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The AAPG/Datapages Combined Publications Database

AAPG Bulletin


Volume: 59 (1975)

Issue: 8. (August)

First Page: 1273

Last Page: 1310

Title: North American Drilling Activity in 1974

Author(s): Fred J. Wagner (2)


Total drilling activity in North America increased in 1974 compared with 1973. The 37,502 total wells drilled in the United States, Canada, and Mexico is an increase of 14.9% compared with 1973, and the 32,405 mi of footage drilled is a 7.3% increase over 1973.

Canada showed a decrease in drilling activity, both in the number of wells drilled and in the total footage. The 175 new-field wildcat discoveries accounted for a 25.7% success, an all-time high. Of these discoveries, 135 were in Alberta and 30 were in Saskatchewan. The new-field wildcats and new-pool wildcats accounted for 486 of the 638 exploratory discoveries. Exploratory success in Canada was 36.4% of the 1,754 exploratory wells drilled.

Mexico in 1974 drilled 408 wells, exploratory and development. This number was a 3% decrease compared with 1973. Of the total wells, 98 were exploratory and 310 were development. New-field wildcat drilling accounted for 6 discoveries and a success of 11%. Overall exploratory success was 21%, resulting in 19 discoveries, 9 of which were in the Salina basin.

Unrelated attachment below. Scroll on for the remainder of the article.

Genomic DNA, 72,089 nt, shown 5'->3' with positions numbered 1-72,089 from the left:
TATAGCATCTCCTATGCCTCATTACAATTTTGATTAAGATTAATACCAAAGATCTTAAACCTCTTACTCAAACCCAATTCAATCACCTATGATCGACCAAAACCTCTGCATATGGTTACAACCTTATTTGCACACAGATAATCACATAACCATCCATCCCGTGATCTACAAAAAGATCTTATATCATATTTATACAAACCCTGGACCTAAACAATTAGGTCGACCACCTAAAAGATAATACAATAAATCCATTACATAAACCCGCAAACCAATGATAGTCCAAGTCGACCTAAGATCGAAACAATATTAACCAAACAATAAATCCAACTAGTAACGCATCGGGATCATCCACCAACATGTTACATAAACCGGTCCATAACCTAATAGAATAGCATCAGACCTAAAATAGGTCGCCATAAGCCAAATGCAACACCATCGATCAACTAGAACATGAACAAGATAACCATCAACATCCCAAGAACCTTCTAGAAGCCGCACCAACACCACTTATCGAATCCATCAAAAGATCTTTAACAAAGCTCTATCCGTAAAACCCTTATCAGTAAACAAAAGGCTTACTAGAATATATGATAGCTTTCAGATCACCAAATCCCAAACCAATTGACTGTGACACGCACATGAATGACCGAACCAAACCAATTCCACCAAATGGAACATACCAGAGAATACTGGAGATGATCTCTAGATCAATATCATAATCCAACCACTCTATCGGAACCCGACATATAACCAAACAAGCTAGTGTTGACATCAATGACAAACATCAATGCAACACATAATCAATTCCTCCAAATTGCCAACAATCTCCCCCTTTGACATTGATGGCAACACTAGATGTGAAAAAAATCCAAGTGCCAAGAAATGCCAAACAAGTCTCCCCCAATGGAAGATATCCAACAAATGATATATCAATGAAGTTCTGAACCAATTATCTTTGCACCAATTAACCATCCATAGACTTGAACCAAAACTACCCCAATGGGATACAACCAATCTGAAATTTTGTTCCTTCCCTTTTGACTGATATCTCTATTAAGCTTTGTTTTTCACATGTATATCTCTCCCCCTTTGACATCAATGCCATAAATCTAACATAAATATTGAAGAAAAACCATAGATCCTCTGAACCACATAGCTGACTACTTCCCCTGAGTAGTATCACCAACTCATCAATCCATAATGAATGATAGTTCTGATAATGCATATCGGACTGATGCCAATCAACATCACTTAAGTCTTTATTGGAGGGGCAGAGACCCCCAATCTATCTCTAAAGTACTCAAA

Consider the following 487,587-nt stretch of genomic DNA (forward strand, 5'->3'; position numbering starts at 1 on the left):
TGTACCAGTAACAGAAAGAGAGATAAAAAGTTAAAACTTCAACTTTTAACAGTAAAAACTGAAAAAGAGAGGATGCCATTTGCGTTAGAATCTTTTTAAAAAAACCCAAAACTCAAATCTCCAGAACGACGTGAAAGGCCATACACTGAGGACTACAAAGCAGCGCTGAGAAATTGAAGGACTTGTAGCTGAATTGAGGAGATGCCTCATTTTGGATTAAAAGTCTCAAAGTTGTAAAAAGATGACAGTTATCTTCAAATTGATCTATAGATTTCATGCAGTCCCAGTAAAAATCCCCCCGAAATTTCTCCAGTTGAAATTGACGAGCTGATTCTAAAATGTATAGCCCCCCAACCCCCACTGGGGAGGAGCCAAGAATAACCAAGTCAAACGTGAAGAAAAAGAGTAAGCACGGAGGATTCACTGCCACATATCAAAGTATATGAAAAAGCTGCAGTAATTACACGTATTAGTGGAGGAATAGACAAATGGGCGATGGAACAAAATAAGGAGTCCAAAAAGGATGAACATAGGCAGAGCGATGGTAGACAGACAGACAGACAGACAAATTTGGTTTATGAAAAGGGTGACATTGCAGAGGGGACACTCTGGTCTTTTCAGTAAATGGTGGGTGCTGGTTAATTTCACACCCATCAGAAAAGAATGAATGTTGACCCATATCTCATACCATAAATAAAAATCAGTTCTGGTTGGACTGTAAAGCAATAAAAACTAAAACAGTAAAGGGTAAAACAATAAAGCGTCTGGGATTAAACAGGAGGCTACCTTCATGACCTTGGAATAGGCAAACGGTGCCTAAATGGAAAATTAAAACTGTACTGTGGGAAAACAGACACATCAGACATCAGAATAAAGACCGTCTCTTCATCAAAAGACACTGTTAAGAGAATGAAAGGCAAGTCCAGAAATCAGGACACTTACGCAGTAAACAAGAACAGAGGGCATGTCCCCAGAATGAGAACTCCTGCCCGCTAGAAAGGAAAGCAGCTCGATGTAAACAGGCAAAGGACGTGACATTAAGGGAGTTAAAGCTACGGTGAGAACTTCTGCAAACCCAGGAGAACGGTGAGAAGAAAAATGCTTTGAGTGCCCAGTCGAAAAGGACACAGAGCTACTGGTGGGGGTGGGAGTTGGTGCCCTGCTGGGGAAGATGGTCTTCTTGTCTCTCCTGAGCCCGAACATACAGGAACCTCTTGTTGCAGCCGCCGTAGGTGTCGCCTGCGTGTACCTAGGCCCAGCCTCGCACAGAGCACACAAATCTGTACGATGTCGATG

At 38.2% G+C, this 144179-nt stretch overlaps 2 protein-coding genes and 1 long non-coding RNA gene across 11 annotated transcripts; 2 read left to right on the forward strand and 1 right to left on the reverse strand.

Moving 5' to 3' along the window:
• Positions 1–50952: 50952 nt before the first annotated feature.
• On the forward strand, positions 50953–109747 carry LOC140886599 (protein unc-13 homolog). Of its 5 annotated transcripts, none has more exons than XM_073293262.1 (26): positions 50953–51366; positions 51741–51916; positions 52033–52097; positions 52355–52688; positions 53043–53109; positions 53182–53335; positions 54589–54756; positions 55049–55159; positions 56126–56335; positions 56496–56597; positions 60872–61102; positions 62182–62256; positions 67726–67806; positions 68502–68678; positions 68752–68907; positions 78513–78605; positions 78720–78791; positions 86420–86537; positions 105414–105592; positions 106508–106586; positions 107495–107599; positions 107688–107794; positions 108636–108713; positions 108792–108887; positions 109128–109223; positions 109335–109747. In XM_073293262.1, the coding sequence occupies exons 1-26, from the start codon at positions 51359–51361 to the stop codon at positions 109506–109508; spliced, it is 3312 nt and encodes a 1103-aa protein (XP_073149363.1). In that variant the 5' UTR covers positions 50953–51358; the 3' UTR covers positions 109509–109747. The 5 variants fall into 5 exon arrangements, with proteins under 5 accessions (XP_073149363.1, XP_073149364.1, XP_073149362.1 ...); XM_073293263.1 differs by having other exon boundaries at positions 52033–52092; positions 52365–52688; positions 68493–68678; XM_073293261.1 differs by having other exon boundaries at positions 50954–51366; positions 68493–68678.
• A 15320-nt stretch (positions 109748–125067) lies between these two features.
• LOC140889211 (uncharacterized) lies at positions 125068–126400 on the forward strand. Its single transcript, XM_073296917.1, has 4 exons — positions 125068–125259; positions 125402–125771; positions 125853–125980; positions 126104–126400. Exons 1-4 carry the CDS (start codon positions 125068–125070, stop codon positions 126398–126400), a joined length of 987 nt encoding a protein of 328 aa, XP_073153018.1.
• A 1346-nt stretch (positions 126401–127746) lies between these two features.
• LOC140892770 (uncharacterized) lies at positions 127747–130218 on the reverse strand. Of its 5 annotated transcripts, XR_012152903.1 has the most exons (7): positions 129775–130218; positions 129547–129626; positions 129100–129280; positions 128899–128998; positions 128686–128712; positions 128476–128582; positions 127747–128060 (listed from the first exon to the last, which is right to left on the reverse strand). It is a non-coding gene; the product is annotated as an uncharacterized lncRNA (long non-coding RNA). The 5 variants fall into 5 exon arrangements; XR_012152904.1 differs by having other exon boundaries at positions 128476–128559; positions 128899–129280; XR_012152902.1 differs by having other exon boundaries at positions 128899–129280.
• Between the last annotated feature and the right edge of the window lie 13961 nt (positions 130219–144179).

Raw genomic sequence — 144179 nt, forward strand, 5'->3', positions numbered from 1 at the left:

For the United States, drilling activity increased 19.2%, and footage drilled increased 10.2%, compared with 1973. The new-field discoveries, 805, were the highest since 1956. The ratio of dry holes to producers was the lowest in history--6.02:1, and inversely the success was the highest--14.24%, which is substantially higher than the normal 9-11%.

Estimates of ultimate reserves discovered in 1974 in the United States show an increase in volume over that discovered in 1973. The new fields in 1974 discovered an estimated 402 million BO and condensate and 4.3 TCFG. However, production still remains greater than 3 times the amount found.

It is anticipated that the 1975 activity, as a result of the removal of the depletion allowance, will be suppressed and consequently reduce the amount of reserves found. This prediction appears valid because the number of new-field wildcat discoveries generally has been proportional to the number of new-field wildcats drilled.

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